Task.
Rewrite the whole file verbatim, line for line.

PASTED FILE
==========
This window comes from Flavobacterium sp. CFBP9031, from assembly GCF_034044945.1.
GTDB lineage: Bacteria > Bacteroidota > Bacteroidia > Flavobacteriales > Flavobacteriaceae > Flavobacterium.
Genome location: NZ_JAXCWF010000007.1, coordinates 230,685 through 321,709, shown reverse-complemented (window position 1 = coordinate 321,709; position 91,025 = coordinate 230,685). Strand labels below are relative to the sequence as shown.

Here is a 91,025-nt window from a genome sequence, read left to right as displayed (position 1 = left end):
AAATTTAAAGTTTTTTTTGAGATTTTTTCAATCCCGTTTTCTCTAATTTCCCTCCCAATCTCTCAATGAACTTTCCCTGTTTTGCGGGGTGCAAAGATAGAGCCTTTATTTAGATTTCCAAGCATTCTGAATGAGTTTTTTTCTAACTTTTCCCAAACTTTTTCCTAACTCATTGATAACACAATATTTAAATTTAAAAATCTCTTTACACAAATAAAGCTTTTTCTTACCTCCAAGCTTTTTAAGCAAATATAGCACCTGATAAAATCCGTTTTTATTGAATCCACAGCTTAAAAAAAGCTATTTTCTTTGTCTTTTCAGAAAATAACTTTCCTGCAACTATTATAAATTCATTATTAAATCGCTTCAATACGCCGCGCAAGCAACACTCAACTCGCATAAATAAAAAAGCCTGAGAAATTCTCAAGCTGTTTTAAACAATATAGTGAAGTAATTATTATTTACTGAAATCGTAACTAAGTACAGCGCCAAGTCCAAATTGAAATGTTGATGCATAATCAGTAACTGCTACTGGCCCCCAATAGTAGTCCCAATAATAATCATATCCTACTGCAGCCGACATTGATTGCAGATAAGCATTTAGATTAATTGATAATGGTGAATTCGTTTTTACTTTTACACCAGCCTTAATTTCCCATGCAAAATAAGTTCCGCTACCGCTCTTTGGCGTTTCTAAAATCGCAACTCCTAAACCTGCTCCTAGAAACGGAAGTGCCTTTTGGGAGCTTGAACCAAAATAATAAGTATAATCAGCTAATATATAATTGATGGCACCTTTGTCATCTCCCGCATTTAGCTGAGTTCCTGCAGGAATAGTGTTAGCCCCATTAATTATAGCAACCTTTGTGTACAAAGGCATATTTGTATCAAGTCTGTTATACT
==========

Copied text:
This window comes from Flavobacterium sp. CFBP9031, from assembly GCF_034044945.1.
GTDB lineage: Bacteria > Bacteroidota > Bacteroidia > Flavobacteriales > Flavobacteriaceae > Flavobacterium.
Genome location: NZ_JAXCWF010000007.1, coordinates 230,685 through 321,709, shown reverse-complemented (window position 1 = coordinate 321,709; position 91,025 = coordinate 230,685). Strand labels below are relative to the sequence as shown.

Here is a 91,025-nt window from a genome sequence, read left to right as displayed (position 1 = left end):
AAATTTAAAGTTTTTTTTGAGATTTTTTCAATCCCGTTTTCTCTAATTTCCCTCCCAATCTCTCAATGAACTTTCCCTGTTTTGCGGGGTGCAAAGATAGAGCCTTTATTTAGATTTCCAAGCATTCTGAATGAGTTTTTTTCTAACTTTTCCCAAACTTTTTCCTAACTCATTGATAACACAATATTTAAATTTAAAAATCTCTTTACACAAATAAAGCTTTTTCTTACCTCCAAGCTTTTTAAGCAAATATAGCACCTGATAAAATCCGTTTTTATTGAATCCACAGCTTAAAAAAAGCTATTTTCTTTGTCTTTTCAGAAAATAACTTTCCTGCAACTATTATAAATTCATTATTAAATCGCTTCAATACGCCGCGCAAGCAACACTCAACTCGCATAAATAAAAAAGCCTGAGAAATTCTCAAGCTGTTTTAAACAATATAGTGAAGTAATTATTATTTACTGAAATCGTAACTAAGTACAGCGCCAAGTCCAAATTGAAATGTTGATGCATAATCAGTAACTGCTACTGGCCCCCAATAGTAGTCCCAATAATAATCATATCCTACTGCAGCCGACATTGATTGCAGATAAGCATTTAGATTAATTGATAATGGTGAATTCGTTTTTACTTTTACACCAGCCTTAATTTCCCATGCAAAATAAGTTCCGCTACCGCTCTTTGGCGTTTCTAAAATCGCAACTCCTAAACCTGCTCCTAGAAACGGAAGTGCCTTTTGGGAGCTTGAACCAAAATAATAAGTATAATCAGCTAATATATAATTGATGGCACCTTTGTCATCTCCCGCATTTAGCTGAGTTCCTGCAGGAATAGTGTTAGCCCCATTAATTATAGCAACCTTTGTGTACAAAGGCATATTTGTATCAAGTCTGTTATACT